$ cat tst.awk
/,/ { printf "%s", prev; prev="" }
{ prev = prev $0 ORS }
END {
    if ( match(prev,/.*,/) ) {
        prev = substr(prev,1,RLENGTH-1) " and" substr(prev,RLENGTH+1)
    }
    printf "%s", prev
}

$ awk -f tst.awk file
yellow, green,
blue, black, purple,
orange,
white, red and brown
are some colours

You COULD do the job more briefly in awk by slurping the whole file into memory and writing this cryptic rune:

$ awk '{r=r$0 ORS} END{h=r;sub(/,[^,]+$/,"",h);sub(/.*,/,"",r);printf "%s and%s",h,r}' file
yellow, green,
blue, black, purple,
orange,
white, red and brown
are some colours

but the point is that, unlike with sed, you don't have to.

  • (1) That tries to answer the given example, but not the question that was asked. (2) This is a simple s/old/new/ task, at least with -z. And even the POSIX version is so much easier to read and to understand than each of your awk attempts. (3) The reason for sed to have more commands than just s is that it is designed to do more. And it can. Your That's all claim is just your personal opinion, a common misunderstanding disproved by most text-processing questions here that can easier be done with sed. Your clumsy scripts illustrate that. Why not leave this as a matter of taste? – Philippos Aug 8 at 10:48
  • Many people ask on this forum how to do something in some specific tool and get an answer using some more appropriate tool - VERY often they're asking for a sed solution and get a better awk one instead. Every time you post an answer it's your personal opinion of how to do something. I have about 40 years experience using sed including about a quarter century of that also using awk so my opinion on when to use the 2 tools is not uninformed. "clumsy scripts" - hilarious given the horrendous cryptic, unmaintainable rune you threw up in your answer. – Ed Morton Aug 8 at 13:39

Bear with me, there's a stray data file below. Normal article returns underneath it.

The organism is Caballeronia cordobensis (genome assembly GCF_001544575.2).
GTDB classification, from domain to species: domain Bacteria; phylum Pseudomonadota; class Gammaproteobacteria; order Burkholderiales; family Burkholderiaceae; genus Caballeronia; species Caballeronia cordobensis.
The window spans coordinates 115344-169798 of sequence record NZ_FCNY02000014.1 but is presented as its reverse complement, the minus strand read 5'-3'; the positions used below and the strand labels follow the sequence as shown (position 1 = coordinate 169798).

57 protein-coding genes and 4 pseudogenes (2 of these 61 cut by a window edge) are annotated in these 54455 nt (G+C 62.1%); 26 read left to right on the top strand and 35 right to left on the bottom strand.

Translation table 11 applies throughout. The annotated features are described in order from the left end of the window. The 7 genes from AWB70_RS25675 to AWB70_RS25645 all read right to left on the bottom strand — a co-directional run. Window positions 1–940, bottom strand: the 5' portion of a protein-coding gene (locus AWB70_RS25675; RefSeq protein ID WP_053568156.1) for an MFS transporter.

• Whether or not to use a given tool for a given task is not a matter of taste, it's a matter of clarity, portability, efficiency, robustness, etc. and an awk script will almost always be demonstrably better than a sed script in almost all of those attributes which we strive to achieve when writing software. The problem is that people scribble down some brief rune that may "work:" given the current input but may summon Cthulhu given some other input and people are dazzled by it's complex brevity and throw it into their code until 6 months later it chokes cryptically or can't be enhanced, etc. – Ed Morton Aug 8 at 13:39
  • @Philippos Here's a test for you - try to update your sed script to do, well, anything at all. I can trivially change the awk script to clearly and simply exit with success/fail if it makes the substitution or not (like grep does if it finds the string or not), or print how many input lines were read to stderr, or replace "green" with "grey" on lines that don't contain a comma, or do just about anything else anyone might want to do in future. The sed script would require a complete re-write to do just about anything and would be an even more cryptic mess. That is not a matter of taste. – Ed Morton Aug 8 at 13:52
  • I could give you tons of links to real-world questions, much easier to maintain in sed, but why? I once used to do everything in awk. Recently, I had to learn Python for more complex tasks and found out that gap between tasks better done in sed and those better done in Python is so narrow for me, that I finally dropped awk. awk is so extensive, that it begins to fade out of my memory, while sed``s approach is so different and so simple. I suspect you tried to use sed` as programming tool, which is a bad idea. Anyhow, go fight your holy war, but please do it elsewhere. – Philippos Aug 8 at 14:04